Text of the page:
Theory of the Case
Whether defense counsel chooses to develop a specific defense or simply to rely on the prosecutor's failure to carry the burden of proof he must begin early on to develop a theory of the defense. Some defenses are directed at a failure of proof (e.g., alibi or consent) whereas others are more general and are applicable even if all the elements of the crime are proved (e.g., self-defense, insanity, entrapment). The approach you take will determine many subsequent actions. In addition, in some states the defense must give notice to the prosecutor that a specific defense is being asserted. This is often true, for example, of the alibi defense.
Creating a Theory of Defense
The first step in creating a theory of defense is to review the indictment or criminal information to determine with what crime the defendant is being charged. Check the law of the applicable jurisdiction to determine the essential elements of the crime.
The second step is to thoroughly investigate the facts of the case:
- Interview the defendant as to his version of the facts.
- If possible, interview eyewitnesses to the alleged crime to obtain their version of the facts.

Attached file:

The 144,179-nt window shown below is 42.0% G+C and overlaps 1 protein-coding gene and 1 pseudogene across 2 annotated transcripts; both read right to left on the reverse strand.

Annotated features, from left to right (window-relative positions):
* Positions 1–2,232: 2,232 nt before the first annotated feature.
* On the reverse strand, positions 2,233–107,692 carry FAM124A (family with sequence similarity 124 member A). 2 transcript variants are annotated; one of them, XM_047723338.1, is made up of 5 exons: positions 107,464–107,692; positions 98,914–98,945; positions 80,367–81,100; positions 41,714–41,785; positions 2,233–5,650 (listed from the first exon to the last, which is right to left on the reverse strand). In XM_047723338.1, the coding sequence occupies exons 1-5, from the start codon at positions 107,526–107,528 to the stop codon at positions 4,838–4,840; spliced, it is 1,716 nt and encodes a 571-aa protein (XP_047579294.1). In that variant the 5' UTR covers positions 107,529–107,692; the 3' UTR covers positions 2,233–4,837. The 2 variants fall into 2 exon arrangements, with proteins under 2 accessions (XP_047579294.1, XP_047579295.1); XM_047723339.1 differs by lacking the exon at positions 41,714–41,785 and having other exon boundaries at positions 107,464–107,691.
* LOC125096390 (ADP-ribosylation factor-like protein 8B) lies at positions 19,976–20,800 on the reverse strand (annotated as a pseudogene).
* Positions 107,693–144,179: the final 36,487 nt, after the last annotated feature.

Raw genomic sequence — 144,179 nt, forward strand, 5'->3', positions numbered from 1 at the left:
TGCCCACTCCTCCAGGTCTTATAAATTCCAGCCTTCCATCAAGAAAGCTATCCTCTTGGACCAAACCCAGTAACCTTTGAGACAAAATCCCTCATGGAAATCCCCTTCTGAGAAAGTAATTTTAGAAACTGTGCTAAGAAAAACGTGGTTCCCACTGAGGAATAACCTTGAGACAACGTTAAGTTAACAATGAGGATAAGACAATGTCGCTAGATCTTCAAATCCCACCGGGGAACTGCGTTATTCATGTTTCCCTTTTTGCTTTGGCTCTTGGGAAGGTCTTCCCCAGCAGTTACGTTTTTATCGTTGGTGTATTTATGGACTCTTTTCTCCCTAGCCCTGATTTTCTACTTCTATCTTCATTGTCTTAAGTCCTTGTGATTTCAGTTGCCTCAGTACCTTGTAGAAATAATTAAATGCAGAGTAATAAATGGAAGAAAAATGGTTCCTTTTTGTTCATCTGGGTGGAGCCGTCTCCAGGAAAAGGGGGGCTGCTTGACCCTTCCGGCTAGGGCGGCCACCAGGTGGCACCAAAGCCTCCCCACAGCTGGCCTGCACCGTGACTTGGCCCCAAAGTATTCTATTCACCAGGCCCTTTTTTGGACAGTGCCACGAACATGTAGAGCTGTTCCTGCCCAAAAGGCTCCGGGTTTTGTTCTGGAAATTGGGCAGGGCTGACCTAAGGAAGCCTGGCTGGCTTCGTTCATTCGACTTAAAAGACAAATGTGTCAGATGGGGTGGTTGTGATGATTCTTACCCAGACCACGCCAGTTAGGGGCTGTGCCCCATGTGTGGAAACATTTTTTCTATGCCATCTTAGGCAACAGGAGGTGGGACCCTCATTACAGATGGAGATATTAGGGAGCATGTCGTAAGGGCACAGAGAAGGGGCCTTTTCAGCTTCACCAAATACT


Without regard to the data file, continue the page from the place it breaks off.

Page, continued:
- If possible, interview other potential witnesses who may have relevant information regarding the alleged crime, or the character of the defendant.
- Inspect and examine carefully all documents and other materials made available by the prosecution.
- If applicable, examine the scene of the alleged crime.
- Check to determine if the defendant's constitutional rights were violated.
1. When arrested, was the defendant warned that he could remain silent and that anything said can and will be used against the defendant?
2. When arrested, was the defendant advised that he had the right to an attorney (even if defendant could not afford an attorney) and that the attorney could be present during any interrogation by the government?
3. Was there an unreasonable search and seizure of defendant's person and/or property? Was there probable cause for any arrest or any search warrant?
The third step is to determine how you will go about developing your defense in the courtroom:
- Identify the facts you will need to establish (e.g., eyewitness has poor eyesight or the defendant has an alibi).
- Identify the witnesses you will need to establish those facts
- Determine whether the prosecution's witnesses have significant credibility issues.
- Visit the scene of the crime to verify, for example, that an eyewitness could not possibly have seen the crime from where he was located.
- Identify any facts that undercut your theory (e.g., the defendant's alibi is a close personal friend with a motive to lie)
No matter what strategy seems best, defense counsel should always emphasize for the jury the heavy burden that the prosecution bears.
A defendant is entitled to raise "inconsistent defenses" so long as the proof of one does not necessarily disprove the other. For example, the defenses of insanity and self-defense, intoxication and non-involvement, insanity and alibi, which defenses are inconsistent, may be raised since proof of one does not disprove the other.